Casting moulds from two halves

For plaster casting you will need:
A non-absorbent board for making the mould on
Clay for building up the model and reinforcing the cottle
Boards to make the cottle
A length of strong string
Plaster and a bucket for mixing
Newspaper
Your chosen fruit or vegetable

 

1

Plaster casting 1

Before you begin, use some soft clay to fill in any areas on the vegetable that may cause problems with undercuts – smooth over the clay so that it blends in.
Run a length of masking tape around the model to mark the half-way position. You can do this with a marker pen on most other fruit or vegetables, but the colour of the aubergine prohibits this, so the tape is an easy alternative.

2

Plaster casting 2

Balance the model on a pad of soft clay so that the tape is perfectly horizontal. You can use a ruler to measure up to the marker all the way around the model if it helps – make adjustments until it’s perfectly positioned.
Next, begin to build up the bed of clay around the model with soft clay, to the top of the tape line.

3

Plaster casting 3

Continue to build up the clay bed around the model to the tape line as shown, allowing at least 3cm extra width on either side of the widest point of the model. Try to keep the bed as level as possible as you build it up.

4

Plaster casting 4

When the model has been satisfactorily embedded, level and smooth the clay with a kidney, taking great care around the model itself.

5

Plaster casting 5

Using the boards, start to build the cottle around the model. Fix one side in place and secure on the outside of the board with a thick coil of clay. Fix the second board in place and secure in the same way on the outside, then run a thin, soft coil of clay along the inner edge of the board and model, as shown, and up the joint in the corner to prevent any leakage of plaster when casting.
Continue to build the cottle around the model until all sides are secured on the outside and reinforced with clay to prevent plaster overflow around the model base.

6

Plaster casting 6

As a final precaution, to hold the cottle in place, run a length of strong string around the frame as shown and secure tightly. You are now ready to cast the first part of the mould.

7

Plaster casting 7

Cast the model in plaster. The amount required will depend on the size of fruit or vegetable being cast, but as a rough guide, and for this example, a mixture of 3lb (1.4kg) of plaster to 2pt (1.4 litres) of water was used for each half of the mould. Follow the technique for mixing plaster as explained here.
When the plaster has set, dismantle the cottle then remove the sharp edges around the edge of the mould with a surform blade.

8

Plaster casting 8

Turn the mould over and reposition it on the board.
Carefully, remove the clay that embedded the aubergine – it should come away easily, leaving the vegetable in place in the plaster.
Now remove the tape, carefully, to avoid pulling the aubergine out of place.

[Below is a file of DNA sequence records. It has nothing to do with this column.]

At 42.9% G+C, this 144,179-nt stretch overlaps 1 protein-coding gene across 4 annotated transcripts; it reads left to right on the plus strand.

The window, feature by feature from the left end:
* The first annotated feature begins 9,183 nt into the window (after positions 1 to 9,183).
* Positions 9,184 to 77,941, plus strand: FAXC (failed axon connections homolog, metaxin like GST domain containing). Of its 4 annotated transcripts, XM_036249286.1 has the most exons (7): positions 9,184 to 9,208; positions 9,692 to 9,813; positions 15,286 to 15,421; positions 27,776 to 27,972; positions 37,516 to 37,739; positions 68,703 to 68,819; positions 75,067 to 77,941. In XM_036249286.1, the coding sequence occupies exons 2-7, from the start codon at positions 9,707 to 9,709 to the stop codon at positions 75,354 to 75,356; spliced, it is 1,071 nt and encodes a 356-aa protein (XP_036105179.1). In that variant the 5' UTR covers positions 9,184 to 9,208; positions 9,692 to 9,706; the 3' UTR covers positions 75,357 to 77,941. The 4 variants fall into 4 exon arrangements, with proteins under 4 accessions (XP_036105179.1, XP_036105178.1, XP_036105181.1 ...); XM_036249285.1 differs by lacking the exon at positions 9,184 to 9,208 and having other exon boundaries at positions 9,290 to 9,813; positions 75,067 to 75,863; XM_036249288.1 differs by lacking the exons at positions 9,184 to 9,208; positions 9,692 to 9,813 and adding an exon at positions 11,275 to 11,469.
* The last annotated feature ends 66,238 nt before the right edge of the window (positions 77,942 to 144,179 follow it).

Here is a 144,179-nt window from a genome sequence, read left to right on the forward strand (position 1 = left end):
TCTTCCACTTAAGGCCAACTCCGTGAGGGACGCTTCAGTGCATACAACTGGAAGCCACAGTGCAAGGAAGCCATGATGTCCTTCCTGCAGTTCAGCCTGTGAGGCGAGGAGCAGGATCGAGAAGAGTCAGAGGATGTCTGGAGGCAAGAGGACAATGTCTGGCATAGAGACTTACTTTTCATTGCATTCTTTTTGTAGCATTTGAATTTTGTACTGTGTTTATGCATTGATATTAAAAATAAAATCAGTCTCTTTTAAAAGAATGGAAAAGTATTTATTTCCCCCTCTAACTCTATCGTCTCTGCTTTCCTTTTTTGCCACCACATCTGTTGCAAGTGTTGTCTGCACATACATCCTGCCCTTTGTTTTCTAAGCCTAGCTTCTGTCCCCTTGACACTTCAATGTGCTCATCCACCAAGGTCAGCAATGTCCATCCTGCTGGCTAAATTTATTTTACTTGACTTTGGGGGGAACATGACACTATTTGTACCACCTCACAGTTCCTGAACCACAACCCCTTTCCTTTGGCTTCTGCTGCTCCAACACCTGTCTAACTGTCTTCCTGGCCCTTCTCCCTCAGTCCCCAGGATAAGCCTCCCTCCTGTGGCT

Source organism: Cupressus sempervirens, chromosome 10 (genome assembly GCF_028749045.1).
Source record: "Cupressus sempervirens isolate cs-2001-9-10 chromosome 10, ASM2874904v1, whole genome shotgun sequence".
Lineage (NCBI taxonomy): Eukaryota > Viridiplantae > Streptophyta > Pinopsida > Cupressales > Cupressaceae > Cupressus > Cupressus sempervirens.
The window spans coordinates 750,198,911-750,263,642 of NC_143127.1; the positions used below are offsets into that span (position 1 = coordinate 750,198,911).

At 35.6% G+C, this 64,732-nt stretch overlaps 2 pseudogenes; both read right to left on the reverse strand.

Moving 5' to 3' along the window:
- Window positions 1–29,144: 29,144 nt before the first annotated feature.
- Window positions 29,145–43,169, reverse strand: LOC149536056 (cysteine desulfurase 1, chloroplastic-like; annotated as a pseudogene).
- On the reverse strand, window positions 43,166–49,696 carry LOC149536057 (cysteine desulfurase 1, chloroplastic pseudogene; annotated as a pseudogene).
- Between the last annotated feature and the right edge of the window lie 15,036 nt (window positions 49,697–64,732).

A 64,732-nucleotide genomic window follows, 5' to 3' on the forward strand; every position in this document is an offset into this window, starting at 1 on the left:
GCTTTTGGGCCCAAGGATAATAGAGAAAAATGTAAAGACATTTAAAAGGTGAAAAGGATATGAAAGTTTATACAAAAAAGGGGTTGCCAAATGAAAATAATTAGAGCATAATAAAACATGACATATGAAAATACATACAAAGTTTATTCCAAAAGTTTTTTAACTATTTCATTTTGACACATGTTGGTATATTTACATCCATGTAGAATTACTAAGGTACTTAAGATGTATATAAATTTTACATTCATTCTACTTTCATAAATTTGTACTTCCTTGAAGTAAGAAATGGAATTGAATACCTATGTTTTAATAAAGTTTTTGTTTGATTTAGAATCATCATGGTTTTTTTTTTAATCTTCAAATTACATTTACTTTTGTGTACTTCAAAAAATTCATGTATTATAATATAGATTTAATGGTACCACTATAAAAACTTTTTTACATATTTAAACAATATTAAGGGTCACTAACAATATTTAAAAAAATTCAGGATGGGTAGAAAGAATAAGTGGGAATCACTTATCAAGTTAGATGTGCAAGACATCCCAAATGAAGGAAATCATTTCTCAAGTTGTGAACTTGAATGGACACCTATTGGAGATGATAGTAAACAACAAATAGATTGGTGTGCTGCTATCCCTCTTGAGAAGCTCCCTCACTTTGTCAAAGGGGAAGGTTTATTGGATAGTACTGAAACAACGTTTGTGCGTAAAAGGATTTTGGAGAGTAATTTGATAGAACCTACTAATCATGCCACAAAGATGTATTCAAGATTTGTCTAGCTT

9

Using the rounded tip of a steel knife or similar tool, cut a ‘natch’ in each corner of the mould by rotating the knife in a circular motion to form a little cup cut-out. This will form the locaters when the two halves of the mould are fitted together.
Alternative items for cutting natches, depending on the size of the mould: a penny coin, a melon scoop, etc.

10

Plaster casting 10

Soft soap the surface of the mould at least three times, making sure that you soap inside the natches as well as the entire plaster surface. Wipe away the soft soap after each application until an obvious film has built up on the surface of the plaster.
You can apply the soap up to seven times if you want to make absolutely sure that the mould halves will separate after casting.

11

Plaster casting 11

Build the cottle around the mould for a second time, following the same procedure as before to ensure all possible escape routes for the liquid plaster are sealed with coils of soft clay.
Tie the cottle with string again to secure it thoroughly.

12

Plaster casting 12

Mix the same amount of plaster and cast the second half of the mould. When the plaster has been poured, agitate the surface for a second or two to bring any possible air bubbles to the surface.
Leave the plaster to set.

13

Plaster casting 13

Remove the cottle then surform the edges of the plaster to remove any sharpness. Carefully dispose of the plaster residue to ensure it can’t contaminate your clay later.
Open the mould – it should easily come apart if the plaster was soft-soaped sufficiently.
Carefully remove the vegetable – it should come out easily and cleanly.

14

Plaster casting 15

The two halves of the mould show how well the form has cast – put the halves together, then place the mould somewhere warm to dry out completely before using.

 

For more ‘How to’ guides, see here